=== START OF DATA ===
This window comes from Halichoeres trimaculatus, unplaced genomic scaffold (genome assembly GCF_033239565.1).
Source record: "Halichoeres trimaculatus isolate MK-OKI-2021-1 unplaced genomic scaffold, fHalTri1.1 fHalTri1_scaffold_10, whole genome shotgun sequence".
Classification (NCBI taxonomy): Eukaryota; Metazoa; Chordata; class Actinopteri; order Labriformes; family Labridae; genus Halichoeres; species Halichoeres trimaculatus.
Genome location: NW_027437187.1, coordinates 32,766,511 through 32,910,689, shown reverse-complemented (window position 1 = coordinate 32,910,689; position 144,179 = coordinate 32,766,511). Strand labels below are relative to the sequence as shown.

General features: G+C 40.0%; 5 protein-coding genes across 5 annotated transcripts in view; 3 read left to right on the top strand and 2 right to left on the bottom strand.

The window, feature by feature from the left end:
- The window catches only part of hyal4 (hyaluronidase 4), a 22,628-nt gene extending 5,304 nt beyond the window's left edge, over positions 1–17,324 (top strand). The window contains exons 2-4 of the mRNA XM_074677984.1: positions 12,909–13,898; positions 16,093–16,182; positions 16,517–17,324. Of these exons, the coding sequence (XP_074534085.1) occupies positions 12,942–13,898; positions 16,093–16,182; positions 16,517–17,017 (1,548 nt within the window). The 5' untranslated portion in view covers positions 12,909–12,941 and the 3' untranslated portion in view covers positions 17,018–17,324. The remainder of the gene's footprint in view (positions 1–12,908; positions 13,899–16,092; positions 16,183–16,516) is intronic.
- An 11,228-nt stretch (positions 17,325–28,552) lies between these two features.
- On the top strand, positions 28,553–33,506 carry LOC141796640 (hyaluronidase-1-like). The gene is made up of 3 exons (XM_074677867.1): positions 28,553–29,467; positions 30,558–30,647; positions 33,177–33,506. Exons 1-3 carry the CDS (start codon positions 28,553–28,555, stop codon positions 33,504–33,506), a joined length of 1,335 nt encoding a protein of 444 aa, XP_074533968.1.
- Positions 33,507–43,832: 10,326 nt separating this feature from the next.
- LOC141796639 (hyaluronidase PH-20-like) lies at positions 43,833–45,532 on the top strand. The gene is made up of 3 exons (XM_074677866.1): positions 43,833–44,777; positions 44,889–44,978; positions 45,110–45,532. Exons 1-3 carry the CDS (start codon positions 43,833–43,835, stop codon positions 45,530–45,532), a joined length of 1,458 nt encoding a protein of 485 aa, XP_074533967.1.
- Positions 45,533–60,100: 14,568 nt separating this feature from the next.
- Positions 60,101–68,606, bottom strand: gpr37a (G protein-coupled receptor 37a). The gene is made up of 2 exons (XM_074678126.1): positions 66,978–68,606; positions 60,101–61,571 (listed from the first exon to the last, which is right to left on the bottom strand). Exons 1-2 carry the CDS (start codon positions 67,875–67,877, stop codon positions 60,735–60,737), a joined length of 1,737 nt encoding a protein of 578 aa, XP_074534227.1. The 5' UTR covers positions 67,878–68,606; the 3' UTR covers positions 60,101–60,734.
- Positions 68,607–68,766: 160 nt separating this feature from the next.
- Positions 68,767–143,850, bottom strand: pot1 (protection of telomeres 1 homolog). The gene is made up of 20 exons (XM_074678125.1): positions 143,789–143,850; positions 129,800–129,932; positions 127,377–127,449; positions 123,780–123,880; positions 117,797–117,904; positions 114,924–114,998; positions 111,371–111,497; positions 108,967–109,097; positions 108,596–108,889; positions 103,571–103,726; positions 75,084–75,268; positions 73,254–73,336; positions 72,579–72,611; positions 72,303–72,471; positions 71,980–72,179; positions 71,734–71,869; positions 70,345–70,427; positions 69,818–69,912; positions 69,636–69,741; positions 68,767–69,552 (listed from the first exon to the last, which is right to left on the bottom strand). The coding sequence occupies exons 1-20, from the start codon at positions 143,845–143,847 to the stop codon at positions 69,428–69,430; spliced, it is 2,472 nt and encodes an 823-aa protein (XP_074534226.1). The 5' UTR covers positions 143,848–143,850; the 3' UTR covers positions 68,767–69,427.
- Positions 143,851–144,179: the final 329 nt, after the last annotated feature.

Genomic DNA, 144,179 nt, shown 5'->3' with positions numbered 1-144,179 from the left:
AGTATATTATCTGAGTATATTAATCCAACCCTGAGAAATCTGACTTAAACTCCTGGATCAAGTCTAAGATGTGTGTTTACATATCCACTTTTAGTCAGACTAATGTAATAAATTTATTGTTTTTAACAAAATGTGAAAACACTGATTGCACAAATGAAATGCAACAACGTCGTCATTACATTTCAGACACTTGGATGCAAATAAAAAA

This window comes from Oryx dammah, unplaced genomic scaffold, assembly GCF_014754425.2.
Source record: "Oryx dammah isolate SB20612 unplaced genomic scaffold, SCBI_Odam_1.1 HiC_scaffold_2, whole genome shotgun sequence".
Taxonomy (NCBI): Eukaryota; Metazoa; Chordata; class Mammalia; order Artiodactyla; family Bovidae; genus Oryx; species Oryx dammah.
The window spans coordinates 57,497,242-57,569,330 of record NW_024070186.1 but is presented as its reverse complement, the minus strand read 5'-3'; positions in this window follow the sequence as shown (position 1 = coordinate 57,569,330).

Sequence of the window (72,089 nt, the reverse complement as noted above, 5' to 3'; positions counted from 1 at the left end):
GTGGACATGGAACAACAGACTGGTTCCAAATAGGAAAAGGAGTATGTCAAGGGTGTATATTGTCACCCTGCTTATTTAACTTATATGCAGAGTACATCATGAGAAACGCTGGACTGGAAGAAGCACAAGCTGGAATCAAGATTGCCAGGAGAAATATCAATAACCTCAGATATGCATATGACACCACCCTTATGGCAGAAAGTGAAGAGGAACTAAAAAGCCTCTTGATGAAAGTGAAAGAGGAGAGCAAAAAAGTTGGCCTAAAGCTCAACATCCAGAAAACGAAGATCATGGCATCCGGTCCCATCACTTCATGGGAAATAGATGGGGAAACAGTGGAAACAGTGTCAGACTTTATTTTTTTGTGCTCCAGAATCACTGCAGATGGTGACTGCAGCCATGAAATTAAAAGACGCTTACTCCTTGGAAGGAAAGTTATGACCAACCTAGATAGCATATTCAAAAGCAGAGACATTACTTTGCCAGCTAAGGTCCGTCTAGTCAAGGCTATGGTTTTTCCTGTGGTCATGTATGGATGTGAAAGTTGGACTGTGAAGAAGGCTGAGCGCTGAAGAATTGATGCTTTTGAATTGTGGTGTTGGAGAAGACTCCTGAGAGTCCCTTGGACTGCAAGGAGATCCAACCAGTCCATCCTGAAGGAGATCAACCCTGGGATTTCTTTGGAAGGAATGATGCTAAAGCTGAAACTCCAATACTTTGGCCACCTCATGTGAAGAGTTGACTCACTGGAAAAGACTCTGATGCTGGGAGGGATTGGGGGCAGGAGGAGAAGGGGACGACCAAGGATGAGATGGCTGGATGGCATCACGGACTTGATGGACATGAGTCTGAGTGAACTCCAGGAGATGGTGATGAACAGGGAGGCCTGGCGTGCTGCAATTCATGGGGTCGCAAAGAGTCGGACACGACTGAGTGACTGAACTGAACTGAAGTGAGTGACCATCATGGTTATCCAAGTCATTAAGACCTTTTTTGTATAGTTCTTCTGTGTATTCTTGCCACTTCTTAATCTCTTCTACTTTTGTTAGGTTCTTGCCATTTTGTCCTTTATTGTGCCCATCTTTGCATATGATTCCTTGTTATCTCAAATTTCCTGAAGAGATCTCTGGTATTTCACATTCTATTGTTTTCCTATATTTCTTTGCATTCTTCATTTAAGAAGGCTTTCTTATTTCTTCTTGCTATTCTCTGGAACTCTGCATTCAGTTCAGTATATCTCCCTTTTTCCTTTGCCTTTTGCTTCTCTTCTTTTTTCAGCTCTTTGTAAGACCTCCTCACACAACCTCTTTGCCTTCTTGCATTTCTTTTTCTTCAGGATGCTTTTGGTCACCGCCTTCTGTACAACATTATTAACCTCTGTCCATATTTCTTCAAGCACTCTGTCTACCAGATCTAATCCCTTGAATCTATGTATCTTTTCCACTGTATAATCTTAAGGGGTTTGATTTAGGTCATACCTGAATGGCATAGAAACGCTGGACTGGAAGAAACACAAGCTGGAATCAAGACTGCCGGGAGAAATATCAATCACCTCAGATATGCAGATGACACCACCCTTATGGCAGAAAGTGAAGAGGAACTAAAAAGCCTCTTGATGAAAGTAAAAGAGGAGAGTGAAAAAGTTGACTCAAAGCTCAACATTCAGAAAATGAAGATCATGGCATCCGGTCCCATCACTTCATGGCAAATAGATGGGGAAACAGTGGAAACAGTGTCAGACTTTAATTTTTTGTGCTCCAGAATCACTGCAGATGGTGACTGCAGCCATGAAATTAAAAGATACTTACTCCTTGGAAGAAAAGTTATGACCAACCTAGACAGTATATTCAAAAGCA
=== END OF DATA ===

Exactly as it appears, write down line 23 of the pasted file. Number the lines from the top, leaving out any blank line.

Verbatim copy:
Sequence of the window (72,089 nt, the reverse complement as noted above, 5' to 3'; positions counted from 1 at the left end):